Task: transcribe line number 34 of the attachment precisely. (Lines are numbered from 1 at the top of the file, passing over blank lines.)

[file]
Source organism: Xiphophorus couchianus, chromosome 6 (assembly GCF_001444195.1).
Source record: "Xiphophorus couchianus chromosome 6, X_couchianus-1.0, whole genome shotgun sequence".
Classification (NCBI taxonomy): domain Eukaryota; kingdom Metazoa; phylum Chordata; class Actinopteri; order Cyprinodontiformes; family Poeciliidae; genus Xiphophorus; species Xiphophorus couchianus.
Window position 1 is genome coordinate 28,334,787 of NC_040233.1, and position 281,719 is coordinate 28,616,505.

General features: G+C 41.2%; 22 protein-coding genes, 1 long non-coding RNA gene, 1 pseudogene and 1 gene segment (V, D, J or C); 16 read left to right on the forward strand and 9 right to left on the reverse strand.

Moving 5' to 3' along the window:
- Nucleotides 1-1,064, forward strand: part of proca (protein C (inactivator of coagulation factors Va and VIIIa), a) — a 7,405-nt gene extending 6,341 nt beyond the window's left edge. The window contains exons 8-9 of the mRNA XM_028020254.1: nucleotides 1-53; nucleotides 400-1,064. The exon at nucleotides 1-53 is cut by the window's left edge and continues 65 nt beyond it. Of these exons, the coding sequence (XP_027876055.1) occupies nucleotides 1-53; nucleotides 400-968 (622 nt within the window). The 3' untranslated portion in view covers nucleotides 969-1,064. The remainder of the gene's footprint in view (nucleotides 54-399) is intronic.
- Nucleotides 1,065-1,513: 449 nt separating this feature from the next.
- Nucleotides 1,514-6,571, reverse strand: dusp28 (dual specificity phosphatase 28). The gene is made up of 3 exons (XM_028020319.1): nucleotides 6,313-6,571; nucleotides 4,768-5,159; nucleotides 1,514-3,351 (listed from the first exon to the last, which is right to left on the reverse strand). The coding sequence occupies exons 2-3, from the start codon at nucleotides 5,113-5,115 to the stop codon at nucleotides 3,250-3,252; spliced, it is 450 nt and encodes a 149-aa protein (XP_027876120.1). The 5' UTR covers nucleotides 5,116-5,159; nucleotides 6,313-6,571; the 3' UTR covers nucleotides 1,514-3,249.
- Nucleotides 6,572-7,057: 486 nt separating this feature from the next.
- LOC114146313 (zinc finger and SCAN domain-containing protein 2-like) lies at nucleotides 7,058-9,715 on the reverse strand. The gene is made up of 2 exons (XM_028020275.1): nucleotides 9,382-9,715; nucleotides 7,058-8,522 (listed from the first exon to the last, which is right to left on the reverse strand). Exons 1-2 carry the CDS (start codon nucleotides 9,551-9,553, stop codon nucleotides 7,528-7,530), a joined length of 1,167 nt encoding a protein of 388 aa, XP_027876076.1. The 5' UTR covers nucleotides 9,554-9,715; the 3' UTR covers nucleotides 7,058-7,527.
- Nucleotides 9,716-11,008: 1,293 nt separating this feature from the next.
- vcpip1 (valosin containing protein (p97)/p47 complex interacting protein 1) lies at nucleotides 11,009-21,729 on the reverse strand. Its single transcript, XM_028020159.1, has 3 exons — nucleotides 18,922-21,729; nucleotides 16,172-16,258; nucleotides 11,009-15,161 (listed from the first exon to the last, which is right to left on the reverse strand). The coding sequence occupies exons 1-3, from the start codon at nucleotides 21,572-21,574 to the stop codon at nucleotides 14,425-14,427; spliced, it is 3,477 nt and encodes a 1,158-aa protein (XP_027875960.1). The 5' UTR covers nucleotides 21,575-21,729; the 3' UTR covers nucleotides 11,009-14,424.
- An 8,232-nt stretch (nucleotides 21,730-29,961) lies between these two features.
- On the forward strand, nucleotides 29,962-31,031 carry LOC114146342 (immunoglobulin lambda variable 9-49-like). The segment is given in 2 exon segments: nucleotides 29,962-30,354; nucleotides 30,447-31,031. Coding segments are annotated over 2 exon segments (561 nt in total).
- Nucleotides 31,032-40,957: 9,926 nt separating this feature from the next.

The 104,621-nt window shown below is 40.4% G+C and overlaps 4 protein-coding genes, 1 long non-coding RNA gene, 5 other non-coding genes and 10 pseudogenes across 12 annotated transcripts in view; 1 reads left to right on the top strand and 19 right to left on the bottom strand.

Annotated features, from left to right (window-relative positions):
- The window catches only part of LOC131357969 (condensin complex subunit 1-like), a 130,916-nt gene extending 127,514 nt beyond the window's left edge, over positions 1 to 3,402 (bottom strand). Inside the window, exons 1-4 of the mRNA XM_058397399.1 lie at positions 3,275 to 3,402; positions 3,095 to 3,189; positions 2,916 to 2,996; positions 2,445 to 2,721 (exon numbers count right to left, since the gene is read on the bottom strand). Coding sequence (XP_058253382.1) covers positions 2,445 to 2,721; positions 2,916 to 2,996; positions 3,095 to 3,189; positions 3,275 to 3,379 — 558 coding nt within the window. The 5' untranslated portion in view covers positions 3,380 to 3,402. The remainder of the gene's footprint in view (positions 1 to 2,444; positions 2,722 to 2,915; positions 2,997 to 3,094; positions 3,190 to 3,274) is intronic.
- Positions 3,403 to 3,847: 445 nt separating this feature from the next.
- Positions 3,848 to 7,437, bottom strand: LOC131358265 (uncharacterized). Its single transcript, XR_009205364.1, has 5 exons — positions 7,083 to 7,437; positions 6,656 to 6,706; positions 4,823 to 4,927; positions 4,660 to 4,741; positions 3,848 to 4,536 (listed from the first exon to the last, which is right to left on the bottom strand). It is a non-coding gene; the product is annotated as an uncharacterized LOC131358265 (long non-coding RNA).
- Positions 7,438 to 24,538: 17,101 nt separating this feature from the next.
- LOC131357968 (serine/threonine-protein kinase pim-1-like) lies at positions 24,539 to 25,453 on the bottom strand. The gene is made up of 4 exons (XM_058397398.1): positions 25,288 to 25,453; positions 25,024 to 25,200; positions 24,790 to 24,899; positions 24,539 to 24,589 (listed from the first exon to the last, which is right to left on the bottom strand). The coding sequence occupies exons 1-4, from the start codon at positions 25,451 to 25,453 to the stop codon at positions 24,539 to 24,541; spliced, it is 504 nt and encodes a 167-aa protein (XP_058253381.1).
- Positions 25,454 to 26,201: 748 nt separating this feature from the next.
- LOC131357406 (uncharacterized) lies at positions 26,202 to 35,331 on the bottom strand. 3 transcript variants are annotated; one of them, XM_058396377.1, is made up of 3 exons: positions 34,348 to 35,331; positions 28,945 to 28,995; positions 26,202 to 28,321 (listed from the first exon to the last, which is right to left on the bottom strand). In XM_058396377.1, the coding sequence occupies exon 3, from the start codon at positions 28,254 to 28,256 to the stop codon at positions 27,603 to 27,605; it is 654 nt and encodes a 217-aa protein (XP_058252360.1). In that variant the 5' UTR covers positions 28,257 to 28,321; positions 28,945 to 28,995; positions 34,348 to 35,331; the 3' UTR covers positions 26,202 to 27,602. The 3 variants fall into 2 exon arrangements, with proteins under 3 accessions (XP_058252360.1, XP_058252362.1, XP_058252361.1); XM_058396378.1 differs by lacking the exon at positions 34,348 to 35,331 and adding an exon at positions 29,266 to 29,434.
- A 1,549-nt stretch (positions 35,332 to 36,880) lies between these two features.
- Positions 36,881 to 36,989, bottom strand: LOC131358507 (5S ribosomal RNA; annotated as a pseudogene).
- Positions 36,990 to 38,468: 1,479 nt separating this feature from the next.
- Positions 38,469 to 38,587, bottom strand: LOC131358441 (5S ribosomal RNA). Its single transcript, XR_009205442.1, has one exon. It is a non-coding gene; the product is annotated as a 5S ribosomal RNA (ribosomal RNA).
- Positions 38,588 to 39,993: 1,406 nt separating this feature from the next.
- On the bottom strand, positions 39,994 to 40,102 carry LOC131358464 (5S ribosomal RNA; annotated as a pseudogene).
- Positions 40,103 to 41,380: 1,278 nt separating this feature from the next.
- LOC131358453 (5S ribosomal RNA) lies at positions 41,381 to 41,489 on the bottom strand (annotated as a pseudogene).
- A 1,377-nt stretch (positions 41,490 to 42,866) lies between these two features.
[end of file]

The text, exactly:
- A 1,377-nt stretch (positions 41,490 to 42,866) lies between these two features.